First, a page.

Workshop Helps Businesses Navigate New Sign Code

 

     It’s been a year since the Homer City Council passed a new set of restrictions governing business signs in the city limits. Now that business owners have had a chance to bone up on the new sign code, officials from the city planning department are conducting workshops to help them maximize their advertising efforts.

     Dotti Harness-Foster is a planning technician with the city. She’s the one primarily responsible for making sure local business owners follow the new sign code.

     She passes out a brochure, entitled “Homer Signs Simplified," which spells out some of the basics of the code – things like maximum sign height, wall frontage and the difference between a changeable copy sign and a temporary changeable copy sign.

     The dozen or so folks gathered at the lunchtime workshop each receive the brochure, along with a report on sign legibility form the United States Sign Council.

     A few folks – like Glacier Drive-In owner Nancy Smith – are still upset with the new sign code, which passed the Homer City Council last year after a long a sometimes contentious public discussion.

     "Why can't you come up with something that is uniform that we can all use?" asked Smith. "I have just been so upset over these sign ordinances. For years, we have fought it."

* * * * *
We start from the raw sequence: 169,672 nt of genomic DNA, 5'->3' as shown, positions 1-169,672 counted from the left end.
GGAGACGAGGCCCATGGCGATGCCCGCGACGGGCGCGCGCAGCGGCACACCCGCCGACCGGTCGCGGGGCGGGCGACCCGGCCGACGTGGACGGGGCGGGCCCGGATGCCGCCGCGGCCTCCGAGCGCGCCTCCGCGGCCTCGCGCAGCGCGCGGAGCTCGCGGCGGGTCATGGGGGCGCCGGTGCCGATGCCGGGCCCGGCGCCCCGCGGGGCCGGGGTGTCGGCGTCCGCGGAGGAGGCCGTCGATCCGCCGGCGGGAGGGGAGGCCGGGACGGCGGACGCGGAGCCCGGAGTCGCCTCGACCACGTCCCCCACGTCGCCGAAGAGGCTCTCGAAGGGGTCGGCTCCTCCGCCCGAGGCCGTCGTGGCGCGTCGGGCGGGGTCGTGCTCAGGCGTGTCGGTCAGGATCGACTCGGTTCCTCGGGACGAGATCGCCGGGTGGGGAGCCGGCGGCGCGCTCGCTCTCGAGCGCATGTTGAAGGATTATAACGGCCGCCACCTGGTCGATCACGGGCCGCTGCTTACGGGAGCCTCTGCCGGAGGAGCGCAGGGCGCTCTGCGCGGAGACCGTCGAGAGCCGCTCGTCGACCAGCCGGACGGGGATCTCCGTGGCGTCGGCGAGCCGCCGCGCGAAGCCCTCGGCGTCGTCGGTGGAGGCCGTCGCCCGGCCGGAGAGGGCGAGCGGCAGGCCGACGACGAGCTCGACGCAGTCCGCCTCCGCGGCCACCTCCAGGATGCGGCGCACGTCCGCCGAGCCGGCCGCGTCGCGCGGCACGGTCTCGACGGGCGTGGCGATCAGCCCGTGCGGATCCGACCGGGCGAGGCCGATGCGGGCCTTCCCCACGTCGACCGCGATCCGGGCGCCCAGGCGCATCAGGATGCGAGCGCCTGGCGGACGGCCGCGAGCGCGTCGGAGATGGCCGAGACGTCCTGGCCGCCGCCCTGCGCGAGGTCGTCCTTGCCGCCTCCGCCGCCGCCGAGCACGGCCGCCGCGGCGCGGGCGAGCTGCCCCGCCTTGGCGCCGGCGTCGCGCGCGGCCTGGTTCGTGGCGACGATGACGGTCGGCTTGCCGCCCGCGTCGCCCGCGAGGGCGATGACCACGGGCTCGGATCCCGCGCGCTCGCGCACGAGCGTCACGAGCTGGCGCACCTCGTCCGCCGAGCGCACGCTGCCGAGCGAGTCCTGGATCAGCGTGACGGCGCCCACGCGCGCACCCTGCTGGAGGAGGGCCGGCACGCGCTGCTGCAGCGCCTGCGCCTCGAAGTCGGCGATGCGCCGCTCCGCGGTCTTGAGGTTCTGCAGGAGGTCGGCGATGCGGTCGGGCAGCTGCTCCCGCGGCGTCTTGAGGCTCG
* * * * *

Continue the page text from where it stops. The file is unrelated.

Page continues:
There’s no doubt that the new sign code puts a bunch of new restrictions on Homer businesses, especially those clustered together on Pioneer Avenue downtown or on the Homer Spit.

     The popular sandwich board signs, for instance, are now heavily regulated and every business has a maximum allowable sign allowance that’s based on the size of their street-facing wall size. Balloons, pennants and promotional flags are out, as well, and all signs must be set back at least five feet from the lot line.

     Harness-Foster says no Homer business will be grandfathered in to the new code and all business owners will be expected to conform to the new rules this year.

     But most of the business owners at the workshop – and Harness-Foster herself – are focused on moving on and figuring out how to make the code work for everyone.

     For Homer Spit businesses concerned that they won’t be able to use their sidewalk sandwich board signs anymore, Harness suggests perhaps cooperating with neighboring businesses to maximize sign space. Also, she says, an upgraded sign for a special deal or event could help draw attention.

     "The fresh new signs are the ones that are effective," said Harness-Foster. "The newness is powerful so ... reserving it for a special or an event ... you're going to get more results form that."

     Harness-Foster has collected photos of signs – the good and the bad – from towns across the country and the world. She does not like one from Lake Tahoe that holds a dozen or more signs on one standing pole but she is a huge fan of using art as a way to advertise a business. 

     A local example of using art as advertisement is the ornamental cup sculptures that adorn the outside of Café Cups in downtown Homer, says Harness-Foster. And the best part is that such art does not qualify as a sign at all under city code.

     Harness-Foster says she will be conducting her sign workshop a few more times later in the year and she urges any Homer business owners with questions about the sign code to contact her at city hall.